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Braves' pitching core young, but scary good 

@RichardJustice
March 13, 2019

LAKE BUENA VISTA, Fla. -- Do the Braves have enough starting pitching? Let’s cut to the chase. Can they match up in a division with names like Jacob deGrom, Max Scherzer and Aaron Nola dotted on other rosters? The Braves are glad you asked. “One hundred percent,” catcher Brian McCann

LAKE BUENA VISTA, Fla. -- Do the Braves have enough starting pitching? Let’s cut to the chase. Can they match up in a division with names like Jacob deGrom, Max Scherzer and Aaron Nola dotted on other rosters?

The Braves are glad you asked.

“One hundred percent,” catcher Brian McCann said. “I love our arms.”

That’s the story around the Braves this spring. Their pitching depth appears to be scary good; their top three prospects are all pitchers, according to MLB Pipeline, and five Atlanta pitchers made the Top 100 Prospects list.

General manager Alex Anthopoulos ticks off the names: Kyle Wright, Mike Soroka, Touki Toussaint, Sean Newcomb, Bryse Wilson and Ian Anderson. Newcomb is the oldest of the group at 25. All except Wilson were first-round Draft picks. Only Newcomb is a lock to begin the season in the Major League rotation, although another spot could open up with scheduled Opening Day starter Mike Foltynewicz slowed by a sore elbow.

This could be enough depth to sustain a team through a close division race and allow workload management for the youngest arms. Here’s the rub: it’s young, unproven pitching. The Braves eventually may regret not signing a veteran starter. For now, though, they couldn’t feel much more optimistic about things.

“The talent is there,” Anthopoulos said. “Any one of these young guys, whether it’s a Soroka or Max Fried or a Kyle Wright or Toussaint, if you told me those guys ended up in the All-Star Game this year, I wouldn’t be surprised. They have the ability and the talent to do it. They were high Draft picks. They’ve got great stuff, great makeup, great work ethic.

“We’re very deep. As much as we want to add to the club, we also want to find out what these guys can do. They’re ready for the opportunity.”

Julio Teheran, Kevin Gausman and Newcomb likely will start the first three games of the season. As for the other spots, the most impressive of the young arms this spring has been Wright, a 23-year-old right-hander who ranks No. 30 on the Top 100 Prospects list. He has emerged as the star of this Spring Training, showing both poise and blow-you-away stuff.

“Kyle Wright has been unbelievable, the highlight of camp,” Anthopoulos said. “Tremendous stuff. Three outings in a row, he’s just been electric. He’s as good a young arm as you’re going to find in Florida.”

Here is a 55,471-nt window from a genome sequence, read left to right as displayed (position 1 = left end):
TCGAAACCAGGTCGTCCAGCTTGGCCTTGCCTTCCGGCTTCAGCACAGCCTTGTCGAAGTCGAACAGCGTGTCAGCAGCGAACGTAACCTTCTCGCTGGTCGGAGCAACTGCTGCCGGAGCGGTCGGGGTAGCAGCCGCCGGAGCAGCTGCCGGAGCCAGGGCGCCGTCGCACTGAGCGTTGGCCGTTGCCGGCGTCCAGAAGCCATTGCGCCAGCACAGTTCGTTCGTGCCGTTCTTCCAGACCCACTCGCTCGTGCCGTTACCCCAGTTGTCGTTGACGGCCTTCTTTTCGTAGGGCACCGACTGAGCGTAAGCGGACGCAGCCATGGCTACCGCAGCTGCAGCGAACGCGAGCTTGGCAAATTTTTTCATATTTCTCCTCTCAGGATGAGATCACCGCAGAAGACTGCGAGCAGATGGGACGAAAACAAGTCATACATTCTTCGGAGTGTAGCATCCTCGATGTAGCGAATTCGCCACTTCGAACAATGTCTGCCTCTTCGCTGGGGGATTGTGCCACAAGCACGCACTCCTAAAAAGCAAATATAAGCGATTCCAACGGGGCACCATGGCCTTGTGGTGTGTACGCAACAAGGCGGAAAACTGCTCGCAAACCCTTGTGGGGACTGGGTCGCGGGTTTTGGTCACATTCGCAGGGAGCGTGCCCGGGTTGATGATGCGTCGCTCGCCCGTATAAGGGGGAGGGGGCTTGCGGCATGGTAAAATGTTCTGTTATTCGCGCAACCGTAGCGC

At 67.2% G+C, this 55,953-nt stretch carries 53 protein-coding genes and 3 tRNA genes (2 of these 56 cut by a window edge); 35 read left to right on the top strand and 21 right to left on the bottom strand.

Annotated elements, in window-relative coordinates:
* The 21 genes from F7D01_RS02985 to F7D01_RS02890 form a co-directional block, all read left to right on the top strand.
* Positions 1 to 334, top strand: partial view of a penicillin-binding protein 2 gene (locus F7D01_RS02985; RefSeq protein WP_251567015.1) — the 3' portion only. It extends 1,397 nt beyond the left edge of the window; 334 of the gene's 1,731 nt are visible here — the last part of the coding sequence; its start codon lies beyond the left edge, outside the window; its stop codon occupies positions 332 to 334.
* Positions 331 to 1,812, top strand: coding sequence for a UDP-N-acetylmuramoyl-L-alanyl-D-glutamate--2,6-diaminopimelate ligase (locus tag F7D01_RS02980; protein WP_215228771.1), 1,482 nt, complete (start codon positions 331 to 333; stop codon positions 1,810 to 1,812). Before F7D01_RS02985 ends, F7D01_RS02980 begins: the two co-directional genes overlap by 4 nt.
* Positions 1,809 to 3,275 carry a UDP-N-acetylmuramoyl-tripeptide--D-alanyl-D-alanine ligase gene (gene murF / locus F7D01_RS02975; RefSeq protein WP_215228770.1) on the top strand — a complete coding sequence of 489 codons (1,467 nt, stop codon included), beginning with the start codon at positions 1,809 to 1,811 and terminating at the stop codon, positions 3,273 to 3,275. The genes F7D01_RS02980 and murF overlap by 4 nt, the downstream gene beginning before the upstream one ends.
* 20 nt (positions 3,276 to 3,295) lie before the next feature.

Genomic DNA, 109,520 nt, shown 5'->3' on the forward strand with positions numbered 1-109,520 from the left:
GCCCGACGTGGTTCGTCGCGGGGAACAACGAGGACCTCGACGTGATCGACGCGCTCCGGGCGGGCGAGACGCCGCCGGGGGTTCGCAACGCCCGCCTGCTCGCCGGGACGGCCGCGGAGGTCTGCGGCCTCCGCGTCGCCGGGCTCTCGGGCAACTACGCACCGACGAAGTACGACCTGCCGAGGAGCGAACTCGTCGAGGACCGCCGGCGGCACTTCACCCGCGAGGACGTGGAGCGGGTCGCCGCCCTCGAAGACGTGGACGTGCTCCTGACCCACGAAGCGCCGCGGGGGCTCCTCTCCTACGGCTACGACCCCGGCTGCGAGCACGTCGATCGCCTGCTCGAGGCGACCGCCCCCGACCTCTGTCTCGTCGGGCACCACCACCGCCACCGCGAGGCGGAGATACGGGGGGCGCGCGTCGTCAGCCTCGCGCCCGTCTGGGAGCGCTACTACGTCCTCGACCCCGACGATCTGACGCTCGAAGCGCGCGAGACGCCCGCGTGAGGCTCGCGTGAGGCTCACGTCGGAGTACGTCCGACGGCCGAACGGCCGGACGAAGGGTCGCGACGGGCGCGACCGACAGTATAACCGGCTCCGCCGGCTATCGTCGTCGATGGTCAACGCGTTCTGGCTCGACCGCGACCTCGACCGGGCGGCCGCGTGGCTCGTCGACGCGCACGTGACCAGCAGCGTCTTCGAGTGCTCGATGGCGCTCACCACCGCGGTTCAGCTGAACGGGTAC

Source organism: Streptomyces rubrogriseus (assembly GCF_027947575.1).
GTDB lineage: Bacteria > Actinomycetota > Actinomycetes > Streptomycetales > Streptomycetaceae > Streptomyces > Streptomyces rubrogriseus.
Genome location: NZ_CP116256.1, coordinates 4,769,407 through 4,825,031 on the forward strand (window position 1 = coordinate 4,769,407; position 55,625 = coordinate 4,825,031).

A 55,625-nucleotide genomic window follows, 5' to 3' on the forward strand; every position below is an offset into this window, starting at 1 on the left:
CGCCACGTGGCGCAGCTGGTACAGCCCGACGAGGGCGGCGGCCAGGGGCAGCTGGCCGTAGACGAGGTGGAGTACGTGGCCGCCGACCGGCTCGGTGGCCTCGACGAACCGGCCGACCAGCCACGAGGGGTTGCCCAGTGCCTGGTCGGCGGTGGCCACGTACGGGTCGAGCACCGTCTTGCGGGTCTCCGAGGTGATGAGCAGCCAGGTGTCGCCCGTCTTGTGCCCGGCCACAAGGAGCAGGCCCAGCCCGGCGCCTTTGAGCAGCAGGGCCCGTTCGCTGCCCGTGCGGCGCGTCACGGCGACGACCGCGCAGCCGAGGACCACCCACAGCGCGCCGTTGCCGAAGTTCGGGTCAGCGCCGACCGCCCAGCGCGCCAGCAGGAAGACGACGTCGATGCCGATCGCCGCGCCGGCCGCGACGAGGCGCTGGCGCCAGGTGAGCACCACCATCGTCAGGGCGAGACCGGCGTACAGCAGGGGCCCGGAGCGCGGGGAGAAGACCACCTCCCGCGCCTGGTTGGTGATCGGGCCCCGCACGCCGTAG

What the Mets, Nationals and Phillies have are more proven commodities, and in a tight National League East race, there may not be much margin for error.

“We don’t have the names,” Anthopoulos said. “Aaron Nola. Max Scherzer. Patrick Corbin. Noah Syndergaard. Jacob deGrom. Those are premium, premium starters. Remember that Aaron Nola was a young starter two years ago when he emerged. Mike Foltynewicz two years ago was a young starter and ended up having an unbelievable year for us.”

Baseball Prospectus projects that the top four NL East teams will be separated by four games. They have the Braves fourth at 85-77. Atlanta is unmoved.

Anthopoulos checked the free-agent pitching market and acknowledges there’s more certainty to having veterans. But he wasn’t going to do anything until he gave his young pitchers a chance to compete.

“It’s impressive,” said Gausman, who was acquired from the Orioles last summer. “I was down here four or five days before report day and watched guys throw bullpens before camp started. That’s the first thing I noticed.

“Well, the first thing I noticed is how big they all are. I was looking up at them when I met them. I’m like, 'Dang, I’m small.’ There are some big dudes, and the ball just comes out of their hand really well. They’re young, but don’t act it on the baseball field. They looked really polished, all of them.”

The Braves used 35 pitchers, including 13 starters, last season. Three 20-year-olds -- Soroka, Wilson and and Kolby Allard -- were in that number. In all, the Braves used 11 pitchers 24 or under.

“Usually when you’re in camp, there’s a couple of guys you look at it and think, 'OK, this guy has a chance to be a really good big leaguer,’” McCann said. “Here, there are a lot of arms with a really high upside. There’s a guy who’ll be in High A, Double-A and Triple-A. There’s a couple of waves coming. They’ve done a great job.”

Soroka is sidelined indefinitely by a sore shoulder, but the Braves are confident that Foltynewicz will return to the rotation in April. Anthopoulos will sleep a bit better after that happens. All in all, though, the Braves have seen everything they hoped to see this spring.

“We think these guys have that upside and that ceiling,” he said. “We don’t necessarily want to block them and stand in their way. We’ve seen young starters impact the big leagues. Stuff plays.”

Richard Justice has been a reporter for MLB.com since 2011. Read his columns, listen to his podcast and follow him on Twitter at @RichardJustice.